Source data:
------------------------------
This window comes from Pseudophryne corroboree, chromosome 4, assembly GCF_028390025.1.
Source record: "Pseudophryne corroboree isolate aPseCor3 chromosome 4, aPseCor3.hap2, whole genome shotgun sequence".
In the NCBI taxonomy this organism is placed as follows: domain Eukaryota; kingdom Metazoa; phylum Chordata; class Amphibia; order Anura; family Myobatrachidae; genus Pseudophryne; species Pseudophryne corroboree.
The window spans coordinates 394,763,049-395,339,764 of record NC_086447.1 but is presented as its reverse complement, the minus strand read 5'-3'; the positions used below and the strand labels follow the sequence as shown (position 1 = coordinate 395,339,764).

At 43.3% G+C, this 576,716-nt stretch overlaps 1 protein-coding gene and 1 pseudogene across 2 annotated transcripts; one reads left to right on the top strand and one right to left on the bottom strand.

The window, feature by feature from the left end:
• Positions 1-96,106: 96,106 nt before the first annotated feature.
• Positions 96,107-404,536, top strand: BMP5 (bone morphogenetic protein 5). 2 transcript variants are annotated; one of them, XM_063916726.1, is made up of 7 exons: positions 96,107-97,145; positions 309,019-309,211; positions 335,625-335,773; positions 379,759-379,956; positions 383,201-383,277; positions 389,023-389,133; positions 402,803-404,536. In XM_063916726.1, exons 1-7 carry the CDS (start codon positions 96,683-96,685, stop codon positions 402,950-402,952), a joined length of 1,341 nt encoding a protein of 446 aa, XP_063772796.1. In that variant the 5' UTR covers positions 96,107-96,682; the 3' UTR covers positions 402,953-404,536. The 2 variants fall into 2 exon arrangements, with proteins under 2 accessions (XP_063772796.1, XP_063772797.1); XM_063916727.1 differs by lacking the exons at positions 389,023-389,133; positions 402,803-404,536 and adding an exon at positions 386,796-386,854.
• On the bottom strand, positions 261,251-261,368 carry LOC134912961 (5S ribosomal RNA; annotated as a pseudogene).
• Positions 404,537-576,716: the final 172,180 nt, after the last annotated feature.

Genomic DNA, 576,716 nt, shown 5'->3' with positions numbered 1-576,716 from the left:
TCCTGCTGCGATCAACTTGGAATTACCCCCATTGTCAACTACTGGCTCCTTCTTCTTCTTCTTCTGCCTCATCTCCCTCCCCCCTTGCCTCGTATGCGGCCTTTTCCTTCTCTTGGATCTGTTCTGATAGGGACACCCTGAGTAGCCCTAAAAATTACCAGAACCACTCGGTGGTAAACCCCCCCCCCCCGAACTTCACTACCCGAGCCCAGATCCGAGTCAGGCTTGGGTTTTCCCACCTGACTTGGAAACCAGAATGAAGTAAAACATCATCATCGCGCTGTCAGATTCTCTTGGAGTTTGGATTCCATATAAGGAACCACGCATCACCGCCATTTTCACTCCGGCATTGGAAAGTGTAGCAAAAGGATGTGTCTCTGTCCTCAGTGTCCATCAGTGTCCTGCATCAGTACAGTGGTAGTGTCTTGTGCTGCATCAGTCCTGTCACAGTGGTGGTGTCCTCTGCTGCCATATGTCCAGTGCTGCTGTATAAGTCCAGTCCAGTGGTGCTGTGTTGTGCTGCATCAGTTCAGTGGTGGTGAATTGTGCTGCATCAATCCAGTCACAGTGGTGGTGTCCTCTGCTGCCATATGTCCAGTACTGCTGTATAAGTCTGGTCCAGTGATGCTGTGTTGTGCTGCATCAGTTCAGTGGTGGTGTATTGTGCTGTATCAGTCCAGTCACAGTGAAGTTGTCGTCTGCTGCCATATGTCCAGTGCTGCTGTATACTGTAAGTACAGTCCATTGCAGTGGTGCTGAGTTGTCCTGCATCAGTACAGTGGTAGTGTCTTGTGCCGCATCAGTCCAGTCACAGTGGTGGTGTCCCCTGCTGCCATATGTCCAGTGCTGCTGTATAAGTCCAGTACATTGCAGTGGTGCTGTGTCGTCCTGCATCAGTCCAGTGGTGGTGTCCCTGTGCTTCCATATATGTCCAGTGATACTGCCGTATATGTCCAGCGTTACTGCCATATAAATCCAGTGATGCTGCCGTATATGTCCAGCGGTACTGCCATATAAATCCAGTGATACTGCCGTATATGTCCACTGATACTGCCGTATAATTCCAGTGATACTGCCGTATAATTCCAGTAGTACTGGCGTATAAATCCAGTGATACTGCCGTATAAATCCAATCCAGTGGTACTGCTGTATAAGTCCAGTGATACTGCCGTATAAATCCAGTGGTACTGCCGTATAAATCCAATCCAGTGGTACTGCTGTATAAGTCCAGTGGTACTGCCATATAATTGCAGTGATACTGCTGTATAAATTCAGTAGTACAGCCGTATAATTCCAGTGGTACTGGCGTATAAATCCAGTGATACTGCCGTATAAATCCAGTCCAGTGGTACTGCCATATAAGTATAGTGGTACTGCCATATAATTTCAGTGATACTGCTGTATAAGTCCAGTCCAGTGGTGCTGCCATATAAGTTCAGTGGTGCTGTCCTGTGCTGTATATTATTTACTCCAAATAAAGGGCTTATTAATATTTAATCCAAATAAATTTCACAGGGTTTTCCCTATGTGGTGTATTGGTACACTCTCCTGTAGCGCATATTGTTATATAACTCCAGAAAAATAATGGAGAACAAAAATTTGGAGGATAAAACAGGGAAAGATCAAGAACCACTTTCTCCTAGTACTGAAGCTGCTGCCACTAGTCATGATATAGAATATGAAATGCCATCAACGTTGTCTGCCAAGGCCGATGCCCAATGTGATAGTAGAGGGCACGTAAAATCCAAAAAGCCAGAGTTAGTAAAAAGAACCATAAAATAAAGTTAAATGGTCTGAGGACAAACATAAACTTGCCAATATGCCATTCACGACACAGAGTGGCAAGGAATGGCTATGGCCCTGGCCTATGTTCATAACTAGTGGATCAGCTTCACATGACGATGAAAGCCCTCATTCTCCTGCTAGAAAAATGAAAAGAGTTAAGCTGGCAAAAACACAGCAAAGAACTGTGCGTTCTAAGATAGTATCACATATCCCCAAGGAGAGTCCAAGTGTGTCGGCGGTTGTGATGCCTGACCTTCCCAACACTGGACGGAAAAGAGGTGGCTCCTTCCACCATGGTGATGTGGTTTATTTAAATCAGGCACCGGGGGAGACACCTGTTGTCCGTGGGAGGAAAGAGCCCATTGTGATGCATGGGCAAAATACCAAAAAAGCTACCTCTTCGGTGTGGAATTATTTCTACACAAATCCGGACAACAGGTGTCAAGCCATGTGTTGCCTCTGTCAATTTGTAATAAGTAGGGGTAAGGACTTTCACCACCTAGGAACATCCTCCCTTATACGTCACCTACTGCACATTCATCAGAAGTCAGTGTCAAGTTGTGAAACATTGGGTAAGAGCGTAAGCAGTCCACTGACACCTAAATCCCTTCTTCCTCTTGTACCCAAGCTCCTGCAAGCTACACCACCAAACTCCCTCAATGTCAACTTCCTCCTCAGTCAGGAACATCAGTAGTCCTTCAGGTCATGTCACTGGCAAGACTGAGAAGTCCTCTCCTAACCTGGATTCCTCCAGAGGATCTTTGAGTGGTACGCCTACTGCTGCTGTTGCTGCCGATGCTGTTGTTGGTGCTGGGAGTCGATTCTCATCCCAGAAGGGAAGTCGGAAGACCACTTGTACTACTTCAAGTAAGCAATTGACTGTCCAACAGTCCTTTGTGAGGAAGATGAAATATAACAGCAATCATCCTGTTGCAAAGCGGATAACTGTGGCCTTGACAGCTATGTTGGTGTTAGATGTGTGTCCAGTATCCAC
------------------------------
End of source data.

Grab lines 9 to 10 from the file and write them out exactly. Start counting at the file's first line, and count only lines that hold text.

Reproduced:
• On the bottom strand, positions 261,251-261,368 carry LOC134912961 (5S ribosomal RNA; annotated as a pseudogene).
• Positions 404,537-576,716: the final 172,180 nt, after the last annotated feature.